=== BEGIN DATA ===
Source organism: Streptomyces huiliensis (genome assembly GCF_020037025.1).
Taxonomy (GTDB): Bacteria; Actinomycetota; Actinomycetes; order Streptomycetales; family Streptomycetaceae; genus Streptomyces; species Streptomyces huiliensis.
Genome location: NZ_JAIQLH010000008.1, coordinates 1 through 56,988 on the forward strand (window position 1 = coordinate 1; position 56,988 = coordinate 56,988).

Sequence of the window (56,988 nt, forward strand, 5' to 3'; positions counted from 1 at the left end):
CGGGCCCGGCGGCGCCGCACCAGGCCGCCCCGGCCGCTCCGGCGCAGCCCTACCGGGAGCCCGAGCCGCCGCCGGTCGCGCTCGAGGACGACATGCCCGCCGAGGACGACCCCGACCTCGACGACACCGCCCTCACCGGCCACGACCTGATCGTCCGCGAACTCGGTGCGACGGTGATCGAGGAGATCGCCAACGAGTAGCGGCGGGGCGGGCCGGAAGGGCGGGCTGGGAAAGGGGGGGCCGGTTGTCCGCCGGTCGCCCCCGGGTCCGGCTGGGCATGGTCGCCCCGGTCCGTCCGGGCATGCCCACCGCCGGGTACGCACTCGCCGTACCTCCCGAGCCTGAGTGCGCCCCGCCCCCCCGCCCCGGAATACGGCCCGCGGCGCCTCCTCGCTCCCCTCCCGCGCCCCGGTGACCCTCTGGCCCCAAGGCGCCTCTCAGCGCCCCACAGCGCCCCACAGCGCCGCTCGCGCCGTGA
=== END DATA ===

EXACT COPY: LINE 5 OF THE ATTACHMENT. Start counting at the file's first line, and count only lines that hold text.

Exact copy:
CGGGCCCGGCGGCGCCGCACCAGGCCGCCCCGGCCGCTCCGGCGCAGCCCTACCGGGAGCCCGAGCCGCCGCCGGTCGCGCTCGAGGACGACATGCCCGCCGAGGACGACCCCGACCTCGACGACACCGCCCTCACCGGCCACGACCTGATCGTCCGCGAACTCGGTGCGACGGTGATCGAGGAGATCGCCAACGAGTAGCGGCGGGGCGGGCCGGAAGGGCGGGCTGGGAAAGGGGGGGCCGGTTGTCCGCCGGTCGCCCCCGGGTCCGGCTGGGCATGGTCGCCCCGGTCCGTCCGGGCATGCCCACCGCCGGGTACGCACTCGCCGTACCTCCCGAGCCTGAGTGCGCCCCGCCCCCCCGCCCCGGAATACGGCCCGCGGCGCCTCCTCGCTCCCCTCCCGCGCCCCGGTGACCCTCTGGCCCCAAGGCGCCTCTCAGCGCCCCACAGCGCCCCACAGCGCCGCTCGCGCCGTGA